Craftsman’s 56-piece universal mechanics tool set, the third item in our recent Craftsman tool gift guide, is touted as an all-in-one mechanics tool set for DIYers. It comes with spline-style sockets and wrenches, a 3/8″ ratchet, socket extension, screwdriver bit holder with several bits, and a hex key set.
I am inherently against universal spline-style sockets and wrenches and strongly prefer 6pt sockets and 12pt wrenches. Even so, I gave this set a go and reviewed it with a straight face and open mind.
That’s how Craftsman and other brands describe these spline-style sockets and wrenches. They’re designed to fit standard 6pt hex fasteners as well as spline, 4pt, 12pt, external Torx, and partially rounded/damaged fasteners.
The ratchet itself is simply designed but comfortable use. It features a low-profile teardrop head, quick-release button, and easy-toggle selector switch. This sounds contradictory, but the ratchet mechanism is both coarse and smooth.
I wish the ratchet was just a little bit longer, but in the end I’m pleased with it. And if I want to use a better ratchet from my toolbox, I still can. There’s plenty of room in the universal set’s storage case for added tools and accessories.
The sockets, well, you already know I don’t like spline-style profiles. But from an objective standpoint, the sockets are well made and precise. Craftsman gives you 9 inch and 9 metric sockets, so there’s none of that intric and mench combination business. If you’re guying to use spline-style sockets, this is the kind you want.
Come to think of it, I believe I bought a set of these last year. Or maybe it was Craftsman’s universal wrenches, I don’t remember.
The kit also comes with a 3-inch socket extension. No complaints there.
These wrenches have meaty open and box ends, but they’re suitable for DIYers. It’s easy to complain about something like this, but the fact remains that there aren’t very many spots where you need thinner and lower-profile wrenches.
Truthfully, I’m a bit fond of the look and feel of these wrenches. But I am a sucker for industrial finishes.
The set comes with 7 inch and 7 metric wrenches. My tests showed that they fit just fine on hex fasteners, but I still prefer Craftsman’s 12pt wrenches over these.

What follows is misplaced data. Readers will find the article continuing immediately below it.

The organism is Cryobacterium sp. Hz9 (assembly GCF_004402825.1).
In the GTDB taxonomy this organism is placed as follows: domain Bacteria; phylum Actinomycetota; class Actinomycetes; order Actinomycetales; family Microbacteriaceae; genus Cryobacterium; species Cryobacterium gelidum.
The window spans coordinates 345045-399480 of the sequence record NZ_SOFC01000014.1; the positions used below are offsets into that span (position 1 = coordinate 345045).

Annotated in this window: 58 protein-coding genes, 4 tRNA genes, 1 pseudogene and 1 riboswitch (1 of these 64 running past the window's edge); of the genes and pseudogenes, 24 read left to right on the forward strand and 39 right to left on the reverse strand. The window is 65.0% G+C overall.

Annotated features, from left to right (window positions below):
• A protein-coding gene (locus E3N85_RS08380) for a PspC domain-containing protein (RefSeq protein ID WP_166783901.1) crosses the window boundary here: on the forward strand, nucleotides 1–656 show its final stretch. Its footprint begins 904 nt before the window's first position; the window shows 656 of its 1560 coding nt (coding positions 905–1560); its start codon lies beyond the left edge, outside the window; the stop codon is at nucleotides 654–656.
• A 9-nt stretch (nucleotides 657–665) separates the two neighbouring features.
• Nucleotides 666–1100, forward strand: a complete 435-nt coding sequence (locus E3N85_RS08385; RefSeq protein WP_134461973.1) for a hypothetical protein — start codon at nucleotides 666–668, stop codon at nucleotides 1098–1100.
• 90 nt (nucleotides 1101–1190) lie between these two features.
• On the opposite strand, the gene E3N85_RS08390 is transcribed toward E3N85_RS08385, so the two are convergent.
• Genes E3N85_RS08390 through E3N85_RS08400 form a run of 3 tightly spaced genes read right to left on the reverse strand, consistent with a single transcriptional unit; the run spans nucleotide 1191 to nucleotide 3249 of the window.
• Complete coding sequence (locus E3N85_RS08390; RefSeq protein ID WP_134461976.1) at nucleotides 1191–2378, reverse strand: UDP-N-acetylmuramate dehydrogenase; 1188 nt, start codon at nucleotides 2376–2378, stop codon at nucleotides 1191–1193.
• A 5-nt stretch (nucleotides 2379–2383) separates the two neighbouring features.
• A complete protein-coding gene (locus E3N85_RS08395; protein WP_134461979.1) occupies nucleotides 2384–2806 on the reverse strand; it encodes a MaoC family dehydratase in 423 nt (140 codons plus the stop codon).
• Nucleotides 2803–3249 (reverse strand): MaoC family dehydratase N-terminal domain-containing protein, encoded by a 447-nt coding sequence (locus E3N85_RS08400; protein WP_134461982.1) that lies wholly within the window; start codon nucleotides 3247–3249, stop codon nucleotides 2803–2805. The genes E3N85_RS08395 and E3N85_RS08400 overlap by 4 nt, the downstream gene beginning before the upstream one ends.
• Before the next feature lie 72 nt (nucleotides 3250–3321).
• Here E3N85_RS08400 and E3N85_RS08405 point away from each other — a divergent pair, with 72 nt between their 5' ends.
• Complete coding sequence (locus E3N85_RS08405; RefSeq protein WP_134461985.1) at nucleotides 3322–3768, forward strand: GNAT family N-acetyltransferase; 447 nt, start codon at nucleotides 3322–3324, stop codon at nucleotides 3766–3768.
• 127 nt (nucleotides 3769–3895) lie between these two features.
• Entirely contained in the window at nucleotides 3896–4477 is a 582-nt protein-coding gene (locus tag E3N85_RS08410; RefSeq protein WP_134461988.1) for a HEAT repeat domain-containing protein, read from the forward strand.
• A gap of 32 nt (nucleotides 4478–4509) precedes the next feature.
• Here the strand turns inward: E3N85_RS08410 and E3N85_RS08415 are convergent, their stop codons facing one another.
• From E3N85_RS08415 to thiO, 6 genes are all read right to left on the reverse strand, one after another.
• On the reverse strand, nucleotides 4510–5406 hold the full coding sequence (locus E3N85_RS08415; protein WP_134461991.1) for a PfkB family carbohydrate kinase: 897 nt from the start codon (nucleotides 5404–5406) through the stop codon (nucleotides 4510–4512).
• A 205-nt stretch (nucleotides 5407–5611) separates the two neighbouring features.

You also get a screwdriver bit holder, and while it looks plain and simple, it’s quite comfortable to use. It comes with 10 screwdriver insert bits with common tip sizes and styles. Craftsman probably could have added another 20 bits to call this a 76-piece universal mechanics tool set, but they didn’t.
Last, you get a compact set of short inch-sized hex keys. Some people don’t like the “fillers” added to mechanics tool sets, but I always like a few extra tools, except for nutdriver bits that I have more than enough of. These Allen keys are on the short side, but that just makes them and their compact case easier to carry separately. Just don’t plan to use them on heavily torqued fasteners.
The carrying case is awesome. Craftsman uses these for their Max Axess mechanics tool set as well, and I have grown fond of it. It’s easier to spread the case open from a vertical angle than rest it down and lift the top up and over where you have to push against the weight of the 14 wrenches. This is only an observation, not a complaint.
Would I buy this? No, but that’s because I have oodles and oodles of wrenches, ratchets, and sockets, and am set in my preferences. Should you buy this? Yes, if you’re the type of person that wants a self-contained mechanics tool kit that can handle most of your DIY repair, installation, and assembly tasks.
Admittedly I had doubts about these tools. But in practice they are well made, nicely finished (as long as you remember to clean them before initial use), and comfortable to use.
If you don’t need the whole shebang, Craftsman does bundle the wrenches and socket assortments as separate kits.
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Thank you to Craftsman for providing the review sample unconditionally. Review samples are typically given away, donated, or retained for benchmark and comparison purposes.